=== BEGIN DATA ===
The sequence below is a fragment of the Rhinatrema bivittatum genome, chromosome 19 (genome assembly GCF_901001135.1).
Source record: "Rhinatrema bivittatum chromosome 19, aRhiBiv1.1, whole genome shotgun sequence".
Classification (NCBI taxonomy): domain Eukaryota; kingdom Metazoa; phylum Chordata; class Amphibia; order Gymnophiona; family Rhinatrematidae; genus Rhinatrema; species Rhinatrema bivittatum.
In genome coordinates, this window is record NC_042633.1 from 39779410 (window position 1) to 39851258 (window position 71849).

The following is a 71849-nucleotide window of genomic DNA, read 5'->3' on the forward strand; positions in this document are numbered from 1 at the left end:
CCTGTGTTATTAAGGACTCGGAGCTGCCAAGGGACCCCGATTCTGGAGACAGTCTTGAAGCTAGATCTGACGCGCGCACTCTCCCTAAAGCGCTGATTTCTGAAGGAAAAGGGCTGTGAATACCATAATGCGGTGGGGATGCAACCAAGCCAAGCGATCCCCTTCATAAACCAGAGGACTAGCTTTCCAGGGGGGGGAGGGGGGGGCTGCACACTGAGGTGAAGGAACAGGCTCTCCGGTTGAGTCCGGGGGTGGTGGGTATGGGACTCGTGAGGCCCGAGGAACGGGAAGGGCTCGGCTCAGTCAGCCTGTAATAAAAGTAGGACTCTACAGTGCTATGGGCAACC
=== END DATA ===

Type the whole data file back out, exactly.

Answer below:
The sequence below is a fragment of the Rhinatrema bivittatum genome, chromosome 19 (genome assembly GCF_901001135.1).
Source record: "Rhinatrema bivittatum chromosome 19, aRhiBiv1.1, whole genome shotgun sequence".
Classification (NCBI taxonomy): domain Eukaryota; kingdom Metazoa; phylum Chordata; class Amphibia; order Gymnophiona; family Rhinatrematidae; genus Rhinatrema; species Rhinatrema bivittatum.
In genome coordinates, this window is record NC_042633.1 from 39779410 (window position 1) to 39851258 (window position 71849).

The following is a 71849-nucleotide window of genomic DNA, read 5'->3' on the forward strand; positions in this document are numbered from 1 at the left end:
CCTGTGTTATTAAGGACTCGGAGCTGCCAAGGGACCCCGATTCTGGAGACAGTCTTGAAGCTAGATCTGACGCGCGCACTCTCCCTAAAGCGCTGATTTCTGAAGGAAAAGGGCTGTGAATACCATAATGCGGTGGGGATGCAACCAAGCCAAGCGATCCCCTTCATAAACCAGAGGACTAGCTTTCCAGGGGGGGGAGGGGGGGGCTGCACACTGAGGTGAAGGAACAGGCTCTCCGGTTGAGTCCGGGGGTGGTGGGTATGGGACTCGTGAGGCCCGAGGAACGGGAAGGGCTCGGCTCAGTCAGCCTGTAATAAAAGTAGGACTCTACAGTGCTATGGGCAACC